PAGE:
The Manila International Container Terminal (MICT), the flagship operation of global port operator International Container Terminal Services (ICTSI), continues to perform optimally through the first half of 2017 as the terminal gears up for the peak season in the latter part of the year.
When Port Technology’s Container Terminal Automation Conference drew to a close in April, 2017 two key discussion themes that had emerged from many presenters and delegates were disruption and collaboration: Disruption to business models and collaboration between stakeholders across the supply chain. Both are seen to be critical in keeping the marine industry moving forward.
Yilport’s journey started in 2004, when Chairman Robert Yuksel Yildirim envisioned bringing world-class terminal service to his hometown in Turkey. The success story began at Yilport Gebze, and expanded to deliver a high standard of terminal operation worldwide. Yilport Holding Inc. was established in August, 2011 as a subsidiary of the Yildirim Group, become the first private terminal operator in Turkey.
Competition between container terminals is becoming fiercer, and because of this handling fees have plummeted. Since it is becoming more and more difficult for terminal operators to maintain even mediocre profit rates, they are increasingly focused on optimizing resources like berths, machines, and the workforce.
This is the age of mega ships. These massive ships are carrying more cargo than ever before, and play a vital role in maritime transportation, dictating the future of the shipping industry. Just two years ago, the largest ship had a capacity of 19,200 TEUs.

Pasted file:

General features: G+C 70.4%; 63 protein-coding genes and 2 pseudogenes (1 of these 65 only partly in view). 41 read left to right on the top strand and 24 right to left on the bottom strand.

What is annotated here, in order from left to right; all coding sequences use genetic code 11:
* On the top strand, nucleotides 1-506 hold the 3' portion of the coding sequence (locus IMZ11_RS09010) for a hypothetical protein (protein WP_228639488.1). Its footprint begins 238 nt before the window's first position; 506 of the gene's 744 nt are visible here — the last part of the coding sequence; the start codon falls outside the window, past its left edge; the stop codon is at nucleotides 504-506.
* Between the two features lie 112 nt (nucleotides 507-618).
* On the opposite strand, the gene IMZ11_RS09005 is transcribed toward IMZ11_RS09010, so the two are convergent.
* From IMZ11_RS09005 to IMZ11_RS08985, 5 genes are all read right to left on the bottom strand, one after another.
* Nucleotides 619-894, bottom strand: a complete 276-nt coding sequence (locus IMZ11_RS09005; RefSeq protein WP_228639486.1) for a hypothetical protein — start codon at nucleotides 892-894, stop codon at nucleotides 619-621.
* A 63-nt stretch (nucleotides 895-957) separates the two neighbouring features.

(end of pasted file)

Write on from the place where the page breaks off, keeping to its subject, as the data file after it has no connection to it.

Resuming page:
The maritime industry has historically been wary of technology and its implementation. However, in recent years the stance has changed, as major players understand the significant potential of digitalisation in helping overcome the significant challenges many face, whether it be fluctuating fuel costs or decreasing cargo rates.
In recent years there has been moderate annual growth in global container handling volumes – reaching around 700 million TEU in 2017. Meanwhile, the capacity of the world container vessel fleet has increased considerably to over 20 million TEU. Because of this, shipping lines are increasingly operating in global alliances, giving them scope to optimize their services and increase their buying power.
The current practice at container terminals is to manually remove twistlocks from containers – a time consuming activity. This process can be automated, which saves time, reduces risk at the terminal and contributes to a more efficient operation.
In order to ensure that processes and interconnections don‘t allow malware to shut down operations or allow manipulation of data for illegal purposes, a solution to identify threats along the supply chain is urgently needed
Cargo travels through ports increasingly with the aid of automation. As automation evolves and becomes more sophisticated, terminal operators realize efficiencies that help increase throughput, reduce turnaround time and increase revenue generation. Many are unsure of what level of automation to use, if any.